So, studying–again, these longitudinal studies where people in different groups are exercising or not exercising. There’s a study called the FINGER study that folks can look up to see what sorts of specific exercises they did. I can’t really remember the regimen, but some exercised and some didn’t, and some were on a Mediterranean diet and some weren’t. The folks who had the exercise and diet fared significantly better in terms of memory and cognition than those who were sedentary and didn’t eat the healthy food.
Kathy Smith: It’s such great news to think that that statistic that you said earlier – that only 5% of this whole disease is really genetically driven. Then, we have the other 95% that you can, with exercise and diet, you can create your own destiny in a sense.
So, let me ask you, because when it comes to exercise, we know there’s a couple of factors going on when it comes to the brain. One is this idea of creating new neurons and also this idea of neuroplasticity. We’ve all been told early – when we turn 40 to start doing your crossword puzzles, start doing your Sudoku or whatever it is that you do to stimulate the brain. Yet, there are so many studies that show that exercise is a key component in developing this plasticity. Am I accurate or not?
Lisa Genova: A little bit, yeah. There’s two things: one is can you stimulate the growth of new neurons and the other is can you make new neural connections. So, it turns out that yes, again, especially in animal models, we’ve seen that exercise can actually stimulate the growth of new neurons in certain parts of the brain. When I was being trained as a neuroscientist, we were actually taught that you could never make new neurons as adults. So, this is phenomenal news for lots of reasons and lots of areas of research where you might ideally want to grow new neurons in spinal cord injuries or ALS or Huntington’s or Parkinson’s and even Alzheimer’s. Without those advancements in medicine to grow new neurons and while exercise may have some effect on that or not, what we really know and what I really want to encourage your listeners is to learn new things, because every time we learn something new, we are creating and strengthening new neural connections, new synapses.
So, again, this is a disease of the synapse. Alzheimer’s begins in the synapse connection where neurons communicate information. It turns out that we make and lose those neural connections all the time. When you say neuroplasticity, that’s what we mean. The brain isn’t the same day to day. So, right now, I’m having a conversation with you and we’ve never talked before. So, I am listening to you and I’ve read your bio and gone to your podcast, and I’m developing new connections that will help me in the future if someone says, “Hey, have you ever listened to a Kathy Smith podcast,” I have lots of information now I can draw from that didn’t exist yesterday.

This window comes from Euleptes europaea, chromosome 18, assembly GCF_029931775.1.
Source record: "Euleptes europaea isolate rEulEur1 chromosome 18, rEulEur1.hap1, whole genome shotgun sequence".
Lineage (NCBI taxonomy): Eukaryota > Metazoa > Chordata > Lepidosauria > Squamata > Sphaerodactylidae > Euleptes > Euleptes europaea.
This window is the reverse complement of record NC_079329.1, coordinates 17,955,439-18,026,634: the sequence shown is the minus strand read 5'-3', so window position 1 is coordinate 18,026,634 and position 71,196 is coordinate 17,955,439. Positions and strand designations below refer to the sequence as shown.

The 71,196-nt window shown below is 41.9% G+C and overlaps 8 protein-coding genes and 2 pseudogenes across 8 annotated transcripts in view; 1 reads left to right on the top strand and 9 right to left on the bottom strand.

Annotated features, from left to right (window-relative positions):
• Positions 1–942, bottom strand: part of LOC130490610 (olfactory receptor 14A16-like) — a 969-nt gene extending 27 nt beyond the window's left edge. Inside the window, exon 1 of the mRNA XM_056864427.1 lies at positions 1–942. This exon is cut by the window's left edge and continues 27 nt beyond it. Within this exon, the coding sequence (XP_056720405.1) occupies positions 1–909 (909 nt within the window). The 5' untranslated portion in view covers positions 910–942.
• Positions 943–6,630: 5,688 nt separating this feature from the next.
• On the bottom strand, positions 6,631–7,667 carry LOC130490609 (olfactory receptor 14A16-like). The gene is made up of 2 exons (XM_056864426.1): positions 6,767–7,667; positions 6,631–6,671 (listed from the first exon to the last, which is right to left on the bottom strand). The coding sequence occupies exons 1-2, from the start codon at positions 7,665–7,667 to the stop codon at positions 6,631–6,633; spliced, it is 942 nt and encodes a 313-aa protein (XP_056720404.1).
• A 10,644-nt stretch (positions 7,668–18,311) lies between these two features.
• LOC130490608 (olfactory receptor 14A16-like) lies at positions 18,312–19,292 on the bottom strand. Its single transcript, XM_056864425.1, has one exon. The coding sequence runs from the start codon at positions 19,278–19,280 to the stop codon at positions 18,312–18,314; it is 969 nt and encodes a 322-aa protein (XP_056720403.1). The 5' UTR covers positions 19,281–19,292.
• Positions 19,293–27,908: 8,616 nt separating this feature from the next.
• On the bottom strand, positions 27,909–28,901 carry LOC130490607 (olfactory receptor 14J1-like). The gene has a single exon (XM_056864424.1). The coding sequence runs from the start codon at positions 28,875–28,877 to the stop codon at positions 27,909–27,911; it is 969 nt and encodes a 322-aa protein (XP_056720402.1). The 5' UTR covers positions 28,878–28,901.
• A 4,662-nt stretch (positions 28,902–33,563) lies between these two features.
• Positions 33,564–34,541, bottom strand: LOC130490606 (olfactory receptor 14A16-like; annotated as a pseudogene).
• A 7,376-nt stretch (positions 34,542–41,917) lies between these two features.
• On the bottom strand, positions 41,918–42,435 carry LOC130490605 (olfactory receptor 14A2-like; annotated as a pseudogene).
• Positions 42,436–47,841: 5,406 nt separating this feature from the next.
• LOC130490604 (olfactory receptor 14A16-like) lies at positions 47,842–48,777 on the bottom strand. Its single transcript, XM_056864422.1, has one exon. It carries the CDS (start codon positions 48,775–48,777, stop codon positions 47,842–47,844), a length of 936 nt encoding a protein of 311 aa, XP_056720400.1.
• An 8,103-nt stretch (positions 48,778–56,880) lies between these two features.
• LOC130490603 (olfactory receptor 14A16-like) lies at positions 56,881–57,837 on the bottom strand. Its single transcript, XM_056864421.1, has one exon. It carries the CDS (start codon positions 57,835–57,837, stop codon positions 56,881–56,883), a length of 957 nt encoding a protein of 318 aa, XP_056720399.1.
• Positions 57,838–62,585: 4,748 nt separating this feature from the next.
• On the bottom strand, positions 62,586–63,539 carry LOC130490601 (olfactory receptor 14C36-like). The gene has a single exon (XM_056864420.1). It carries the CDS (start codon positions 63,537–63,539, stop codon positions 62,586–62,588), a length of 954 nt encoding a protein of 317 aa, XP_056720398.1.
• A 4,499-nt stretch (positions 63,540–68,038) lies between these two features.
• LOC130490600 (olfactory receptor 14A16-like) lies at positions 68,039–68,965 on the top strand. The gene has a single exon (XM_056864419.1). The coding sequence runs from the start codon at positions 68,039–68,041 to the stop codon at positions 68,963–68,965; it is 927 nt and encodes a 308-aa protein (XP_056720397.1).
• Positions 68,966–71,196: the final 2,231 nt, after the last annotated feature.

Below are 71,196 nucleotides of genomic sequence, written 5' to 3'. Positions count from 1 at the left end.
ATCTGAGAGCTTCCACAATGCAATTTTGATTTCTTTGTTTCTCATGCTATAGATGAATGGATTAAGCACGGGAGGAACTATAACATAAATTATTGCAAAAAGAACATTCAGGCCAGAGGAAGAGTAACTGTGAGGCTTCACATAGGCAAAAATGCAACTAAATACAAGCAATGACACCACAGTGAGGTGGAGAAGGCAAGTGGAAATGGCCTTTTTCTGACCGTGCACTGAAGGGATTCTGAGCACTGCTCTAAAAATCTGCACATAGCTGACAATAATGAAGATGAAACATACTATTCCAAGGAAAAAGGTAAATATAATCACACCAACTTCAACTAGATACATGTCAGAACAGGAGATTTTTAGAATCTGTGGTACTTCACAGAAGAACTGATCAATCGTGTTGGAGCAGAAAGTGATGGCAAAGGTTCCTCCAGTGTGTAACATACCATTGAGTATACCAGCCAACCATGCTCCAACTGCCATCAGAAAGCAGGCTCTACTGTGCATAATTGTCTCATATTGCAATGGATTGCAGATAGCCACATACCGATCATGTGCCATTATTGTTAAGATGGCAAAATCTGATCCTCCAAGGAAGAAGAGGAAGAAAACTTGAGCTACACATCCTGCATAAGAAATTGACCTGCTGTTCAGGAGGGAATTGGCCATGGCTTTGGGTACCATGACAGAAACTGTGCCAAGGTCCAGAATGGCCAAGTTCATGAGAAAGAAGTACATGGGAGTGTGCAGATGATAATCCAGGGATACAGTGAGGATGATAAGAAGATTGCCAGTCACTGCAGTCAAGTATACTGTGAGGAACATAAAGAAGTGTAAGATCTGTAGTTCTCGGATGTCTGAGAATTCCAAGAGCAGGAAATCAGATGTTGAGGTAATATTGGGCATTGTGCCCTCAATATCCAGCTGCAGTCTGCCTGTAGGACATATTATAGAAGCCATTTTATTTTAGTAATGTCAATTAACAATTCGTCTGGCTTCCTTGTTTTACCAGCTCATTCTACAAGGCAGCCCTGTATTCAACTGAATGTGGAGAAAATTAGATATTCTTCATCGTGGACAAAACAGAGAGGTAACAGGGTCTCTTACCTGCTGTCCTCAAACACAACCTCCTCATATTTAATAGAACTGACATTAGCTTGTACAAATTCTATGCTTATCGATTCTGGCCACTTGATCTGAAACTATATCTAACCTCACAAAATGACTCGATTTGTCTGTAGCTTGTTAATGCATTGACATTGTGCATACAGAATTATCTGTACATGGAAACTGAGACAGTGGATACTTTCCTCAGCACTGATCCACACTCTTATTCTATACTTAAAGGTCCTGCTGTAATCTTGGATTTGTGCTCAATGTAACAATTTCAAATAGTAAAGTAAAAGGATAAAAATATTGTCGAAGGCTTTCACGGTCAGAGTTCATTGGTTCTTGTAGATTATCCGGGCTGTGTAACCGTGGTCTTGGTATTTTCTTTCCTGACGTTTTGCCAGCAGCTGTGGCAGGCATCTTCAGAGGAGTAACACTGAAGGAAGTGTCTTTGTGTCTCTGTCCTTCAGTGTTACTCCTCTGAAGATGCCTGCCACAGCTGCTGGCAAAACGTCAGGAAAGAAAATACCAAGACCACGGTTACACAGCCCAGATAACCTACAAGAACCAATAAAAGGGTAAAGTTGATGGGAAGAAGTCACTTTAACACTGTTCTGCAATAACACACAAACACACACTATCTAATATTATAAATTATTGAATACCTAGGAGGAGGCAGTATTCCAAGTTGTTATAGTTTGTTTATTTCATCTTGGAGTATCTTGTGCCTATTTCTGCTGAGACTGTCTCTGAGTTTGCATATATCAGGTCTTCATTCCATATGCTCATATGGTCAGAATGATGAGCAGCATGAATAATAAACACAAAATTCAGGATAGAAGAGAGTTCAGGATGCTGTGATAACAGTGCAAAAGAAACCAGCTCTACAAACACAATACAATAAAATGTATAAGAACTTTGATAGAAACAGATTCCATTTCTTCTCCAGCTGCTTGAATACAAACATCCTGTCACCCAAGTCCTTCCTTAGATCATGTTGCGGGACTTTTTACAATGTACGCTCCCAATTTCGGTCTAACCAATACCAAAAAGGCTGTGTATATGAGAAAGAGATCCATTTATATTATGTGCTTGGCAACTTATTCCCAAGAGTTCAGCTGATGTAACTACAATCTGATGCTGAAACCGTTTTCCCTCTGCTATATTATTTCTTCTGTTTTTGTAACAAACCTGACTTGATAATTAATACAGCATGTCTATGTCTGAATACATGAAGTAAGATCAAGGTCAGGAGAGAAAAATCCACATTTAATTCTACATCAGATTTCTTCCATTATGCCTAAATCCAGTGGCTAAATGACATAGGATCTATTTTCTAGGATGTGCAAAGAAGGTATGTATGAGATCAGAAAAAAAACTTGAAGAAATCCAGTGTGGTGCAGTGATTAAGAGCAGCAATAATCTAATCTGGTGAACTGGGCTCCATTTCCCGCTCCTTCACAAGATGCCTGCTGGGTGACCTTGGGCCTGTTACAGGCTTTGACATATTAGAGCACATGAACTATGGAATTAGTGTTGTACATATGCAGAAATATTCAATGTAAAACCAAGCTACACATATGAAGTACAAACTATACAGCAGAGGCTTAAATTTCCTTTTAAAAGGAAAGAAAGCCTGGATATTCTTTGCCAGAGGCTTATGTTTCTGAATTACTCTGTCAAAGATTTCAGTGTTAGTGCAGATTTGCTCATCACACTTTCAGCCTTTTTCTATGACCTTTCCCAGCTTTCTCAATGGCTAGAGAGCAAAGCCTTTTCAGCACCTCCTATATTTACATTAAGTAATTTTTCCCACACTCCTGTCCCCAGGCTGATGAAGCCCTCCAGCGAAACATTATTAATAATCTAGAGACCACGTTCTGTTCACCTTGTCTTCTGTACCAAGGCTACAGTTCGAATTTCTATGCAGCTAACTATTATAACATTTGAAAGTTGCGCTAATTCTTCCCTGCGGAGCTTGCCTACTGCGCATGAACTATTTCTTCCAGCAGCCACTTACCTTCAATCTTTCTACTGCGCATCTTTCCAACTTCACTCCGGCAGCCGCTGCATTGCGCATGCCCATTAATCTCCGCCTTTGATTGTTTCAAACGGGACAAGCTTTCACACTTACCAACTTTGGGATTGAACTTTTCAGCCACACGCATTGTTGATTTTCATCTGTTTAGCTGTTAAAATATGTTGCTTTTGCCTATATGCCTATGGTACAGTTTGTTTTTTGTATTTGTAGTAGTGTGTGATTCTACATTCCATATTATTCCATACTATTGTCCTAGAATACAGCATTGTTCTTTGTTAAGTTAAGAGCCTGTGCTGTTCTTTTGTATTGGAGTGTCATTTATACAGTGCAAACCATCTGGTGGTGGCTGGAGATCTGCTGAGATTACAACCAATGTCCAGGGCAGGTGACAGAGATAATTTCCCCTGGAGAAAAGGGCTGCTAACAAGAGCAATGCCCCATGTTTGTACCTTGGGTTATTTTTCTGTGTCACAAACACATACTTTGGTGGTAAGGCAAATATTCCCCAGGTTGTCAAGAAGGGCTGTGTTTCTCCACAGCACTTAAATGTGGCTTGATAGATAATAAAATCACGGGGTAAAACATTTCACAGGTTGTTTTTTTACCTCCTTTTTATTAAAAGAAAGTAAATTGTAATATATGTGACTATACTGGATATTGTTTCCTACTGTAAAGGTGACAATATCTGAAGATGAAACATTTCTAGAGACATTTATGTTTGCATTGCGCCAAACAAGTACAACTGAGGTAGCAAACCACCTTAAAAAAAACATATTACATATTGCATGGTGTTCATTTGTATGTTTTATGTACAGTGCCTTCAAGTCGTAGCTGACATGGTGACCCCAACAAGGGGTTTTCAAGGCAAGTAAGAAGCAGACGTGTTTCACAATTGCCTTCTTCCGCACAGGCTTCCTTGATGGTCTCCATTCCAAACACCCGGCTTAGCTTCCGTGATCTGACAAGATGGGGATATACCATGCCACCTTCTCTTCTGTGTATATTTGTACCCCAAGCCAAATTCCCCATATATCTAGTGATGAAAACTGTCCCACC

One of the things I tell folks is–so the idea exists with Alzheimer’s. So, say I have Alzheimer’s and say I only know one thing about you, Kathy. Say I know that you have a podcast and that’s the only thing I know. Say I have Alzheimer’s and that amyloid beta has reached the tipping point and it’s caused tangles in the neurons and information and cell death and that synapse is now dead and the neurons are gone. If someone asks me, “Hey do you know anything about Kathy Smith,” I can’t even remember who you are. That’s it. I’ve forgotten you forever. But what if I knew 10 things about you? What if I built nine additional neural connections, associations, things that can understand and know about you? Then, when someone says, “Hey do you know Kathy Smith,” I have nine other – think of them as roads – I have nine other roads to get around to detour that wreckage of that Alzheimer’s Disease.
So, I tell folks crossword puzzles aren’t really doing what we want because those tend to retrieve information that we already know. So, we’re traveling down roads that have already been paved and laid down and are there in our brains. We want to build more neural roads, more neural connections. So, this is really about reading a book, seeing a movie, making new friends, learning to play `piano, traveling to a new city, exploring new neighborhoods. Those actually build new connections in your brain.